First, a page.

While the braided electrode 12 of the device 10 is preferably manipulated to assume the forwardly facing, conical configuration, it will be apparent that the electrode may be simply manipulated to assume a disk shape, with the distally facing surface serving to ablate the ring of tissue around the ostium or other orifice. In use, the centering device 28 is situated in place within the passageway and manipulated into the expanded position. The braided electrode is then manipulated into a disk shape, with the forwardly facing surface coming into contact with the tissue around the ostium. Electrical energy is then delivered to the electrode to ablate the ring of tissue.
Referring to FIGS. 3 and 4, there is shown another embodiment of the medical device 10′ according to the invention. The device 10′ is identical to the device 10, except for the construction of the electrode 12′. The electrode 12′ is formed in two segments, a proximal filtering segment 50 and a distal ablation segment 52. The filtering segment 50 is formed of a plurality of interwoven filaments, which may or may not be electrically conductive. The spacing between the filaments in the filtering segment is made relatively small to collect any particulate matter which flows in the blood stream during the ablation procedure.
Referring to FIG. 5, there is shown another illustrative embodiment of a medical device 100 according to the present invention. The medical device includes a radially expandable member 102 which includes a first expandable portion defining the stabilizing and centering member 34, and a second expandable portion defining an ablative electrode member 106. The expandable member is preferably an expandable balloon structure, which is selectively expandable by means of a pressurized fluid delivered through inner lumen 36. The balloon includes a reinforced central portion 108 which defines the distal member 34 and the electrode member 106. The electrode member is constructed such that when it is inflated it assumes a generally cup-shaped configuration to define a distally facing annulus 110. The electrode member also includes a flexible, ablative ring electrode 112 mounted on the annulus, such that when the balloon is expanded, the ring electrode faces distally and may be brought into contact with the ostia. Ablative energy is preferably delivered to the electrode 112 via an electrical lead 114, or any other suitable manner.
The balloon structure 102 preferably includes through passages which allow blood to pass from one side thereof to the other. Such passages may be formed in the balloon structure itself, or alternatively the inner member 14 may include an internal passageway (not shown) which allows blood to flow past the balloon structure 102.
Referring to FIG. 6, there is shown yet another illustrative embodiment of a medical device 120 according to the invention. The device includes a braided electrode structure 122, a proximal sheath 124, and an outer sheath 125, similar to those components shown in FIG. 1. However, the distal end 127 of the electrode structure 122 is connected directly to the inner member 126. In addition, an expandable balloon device 128 is provided adjacent the distal end of the inner member to serve as the stabilizing and centering device, and is selectively expanded by pressurized fluid, as described above in connection with FIG. 5. Thus, the balloon 128 may be expanded to anchor the device 120 in place, and the proximal sheath 124 may be advanced distally over the inner member to deploy the electrode structure into the inverted configuration defining the distally facing ablative ring, as described above.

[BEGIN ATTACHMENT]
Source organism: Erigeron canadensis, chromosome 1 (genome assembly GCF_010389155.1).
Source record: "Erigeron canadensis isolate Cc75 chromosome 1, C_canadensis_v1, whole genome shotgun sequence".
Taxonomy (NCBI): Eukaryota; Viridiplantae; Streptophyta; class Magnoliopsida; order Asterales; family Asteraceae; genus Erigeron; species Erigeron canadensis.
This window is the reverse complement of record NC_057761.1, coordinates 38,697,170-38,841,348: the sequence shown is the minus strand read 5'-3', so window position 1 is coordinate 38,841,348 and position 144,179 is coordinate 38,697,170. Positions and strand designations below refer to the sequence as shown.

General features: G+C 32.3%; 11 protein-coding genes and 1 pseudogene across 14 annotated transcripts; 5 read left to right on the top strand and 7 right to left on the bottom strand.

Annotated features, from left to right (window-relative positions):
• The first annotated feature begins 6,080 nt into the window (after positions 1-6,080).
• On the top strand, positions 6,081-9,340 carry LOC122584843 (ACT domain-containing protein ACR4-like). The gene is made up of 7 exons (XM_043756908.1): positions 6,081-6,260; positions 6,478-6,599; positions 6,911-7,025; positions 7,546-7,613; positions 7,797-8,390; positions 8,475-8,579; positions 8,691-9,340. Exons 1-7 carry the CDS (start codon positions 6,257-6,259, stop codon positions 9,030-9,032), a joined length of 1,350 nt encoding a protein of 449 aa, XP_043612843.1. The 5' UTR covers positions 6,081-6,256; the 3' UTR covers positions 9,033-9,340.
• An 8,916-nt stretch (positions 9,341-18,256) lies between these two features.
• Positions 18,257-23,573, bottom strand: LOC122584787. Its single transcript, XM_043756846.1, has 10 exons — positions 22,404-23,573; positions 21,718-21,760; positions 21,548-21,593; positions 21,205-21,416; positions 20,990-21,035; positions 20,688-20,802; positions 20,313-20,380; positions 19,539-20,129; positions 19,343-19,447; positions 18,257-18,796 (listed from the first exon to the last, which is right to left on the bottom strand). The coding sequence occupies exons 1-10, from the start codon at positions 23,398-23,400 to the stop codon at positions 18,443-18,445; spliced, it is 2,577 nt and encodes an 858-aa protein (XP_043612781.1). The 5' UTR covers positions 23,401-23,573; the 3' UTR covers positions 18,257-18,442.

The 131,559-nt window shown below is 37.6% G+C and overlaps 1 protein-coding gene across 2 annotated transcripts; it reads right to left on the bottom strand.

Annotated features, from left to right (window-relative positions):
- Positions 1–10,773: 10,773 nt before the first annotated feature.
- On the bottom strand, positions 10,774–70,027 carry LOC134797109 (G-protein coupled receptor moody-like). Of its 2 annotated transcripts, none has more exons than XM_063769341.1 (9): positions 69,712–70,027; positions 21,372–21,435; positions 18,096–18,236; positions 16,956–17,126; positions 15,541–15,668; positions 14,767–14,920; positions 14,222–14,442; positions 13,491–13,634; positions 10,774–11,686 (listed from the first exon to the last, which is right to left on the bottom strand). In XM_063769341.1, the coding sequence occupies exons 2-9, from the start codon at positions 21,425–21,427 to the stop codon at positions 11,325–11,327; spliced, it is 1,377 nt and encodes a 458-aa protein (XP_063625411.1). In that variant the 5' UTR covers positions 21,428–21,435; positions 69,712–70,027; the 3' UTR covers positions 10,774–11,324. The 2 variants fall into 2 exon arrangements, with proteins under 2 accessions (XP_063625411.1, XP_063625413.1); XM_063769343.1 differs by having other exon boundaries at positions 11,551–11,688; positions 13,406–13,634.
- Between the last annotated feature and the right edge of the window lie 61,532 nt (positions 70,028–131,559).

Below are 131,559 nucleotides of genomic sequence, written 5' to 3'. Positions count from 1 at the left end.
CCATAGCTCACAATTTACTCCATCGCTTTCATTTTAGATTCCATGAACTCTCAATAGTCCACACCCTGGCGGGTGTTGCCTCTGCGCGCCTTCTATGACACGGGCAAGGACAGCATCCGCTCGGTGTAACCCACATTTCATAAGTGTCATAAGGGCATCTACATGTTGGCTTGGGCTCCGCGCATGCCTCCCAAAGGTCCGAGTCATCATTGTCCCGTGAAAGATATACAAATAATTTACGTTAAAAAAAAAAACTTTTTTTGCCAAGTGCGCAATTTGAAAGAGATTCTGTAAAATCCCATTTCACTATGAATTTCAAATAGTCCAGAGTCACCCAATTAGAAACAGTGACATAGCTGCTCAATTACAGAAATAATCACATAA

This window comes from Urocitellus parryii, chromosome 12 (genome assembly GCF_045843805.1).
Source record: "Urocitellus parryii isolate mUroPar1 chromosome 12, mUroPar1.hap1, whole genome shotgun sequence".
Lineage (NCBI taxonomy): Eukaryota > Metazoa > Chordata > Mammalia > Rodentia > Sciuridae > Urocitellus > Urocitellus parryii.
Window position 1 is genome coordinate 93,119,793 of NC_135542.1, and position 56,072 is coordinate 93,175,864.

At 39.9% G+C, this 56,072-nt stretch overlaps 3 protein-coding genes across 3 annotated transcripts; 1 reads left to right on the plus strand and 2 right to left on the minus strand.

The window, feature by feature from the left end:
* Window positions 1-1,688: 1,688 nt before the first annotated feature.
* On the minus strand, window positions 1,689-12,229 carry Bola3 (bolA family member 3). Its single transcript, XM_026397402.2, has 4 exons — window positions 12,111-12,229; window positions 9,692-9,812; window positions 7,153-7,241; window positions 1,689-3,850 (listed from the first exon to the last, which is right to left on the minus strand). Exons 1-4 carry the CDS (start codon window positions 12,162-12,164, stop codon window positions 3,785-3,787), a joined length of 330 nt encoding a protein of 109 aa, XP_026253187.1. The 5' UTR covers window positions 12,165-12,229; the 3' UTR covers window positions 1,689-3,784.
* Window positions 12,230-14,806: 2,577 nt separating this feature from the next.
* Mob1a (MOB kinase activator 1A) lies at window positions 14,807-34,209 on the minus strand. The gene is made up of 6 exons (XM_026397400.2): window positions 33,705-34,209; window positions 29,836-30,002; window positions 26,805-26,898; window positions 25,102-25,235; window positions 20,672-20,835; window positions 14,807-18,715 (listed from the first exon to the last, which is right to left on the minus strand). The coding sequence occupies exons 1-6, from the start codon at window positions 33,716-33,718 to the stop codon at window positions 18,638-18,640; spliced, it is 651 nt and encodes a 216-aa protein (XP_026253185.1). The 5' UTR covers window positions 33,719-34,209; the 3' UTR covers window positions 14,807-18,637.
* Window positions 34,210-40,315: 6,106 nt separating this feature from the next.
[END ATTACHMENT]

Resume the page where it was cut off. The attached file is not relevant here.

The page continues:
From the foregoing, it will be apparent to those skilled in the art that the present invention provides a medical device which is operative to create continuous, annular lesions. In addition, the medical device of the present invention provides an easily actuated mechanism for deploying an electrode to facilitate the creation of those continuous, annular lesions.
Having thus described preferred embodiments of the present invention, it is to be understood that the above described arrangement and system is merely illustrative of the principles of the present invention, and that other arrangements and systems may be devised by those skilled in the art without departing from the spirit and scope of the invention as claimed below.
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|U.S. Classification||606/41, 606/46, 607/122, 607/101, 606/47|
|International Classification||A61B17/22, A61B18/14, A61B18/04|
|Cooperative Classification||A61B2018/00375, A61B18/1492, A61B2017/003, A61B2018/00815, A61B2018/00285, A61B2018/00821, A61B2018/00214, A61B2018/00797, A61B2017/22068, A61B2018/00577, A61B2018/00261|
|May 4, 2000||AS||Assignment|
|Apr 19, 2005||FPAY||Fee payment|
Year of fee payment: 4
|Apr 15, 2009||FPAY||Fee payment|
Year of fee payment: 8
|May 8, 2013||FPAY||Fee payment|
Year of fee payment: 12
|Jan 2, 2014||AS||Assignment|
Owner name: BOSTON SCIENTIFIC SCIMED, INC., MINNESOTA
Free format text: ASSIGNMENT OF ASSIGNORS INTEREST;ASSIGNOR:C. R. BARD, INC.;REEL/FRAME:031897/0242
Effective date: 20131101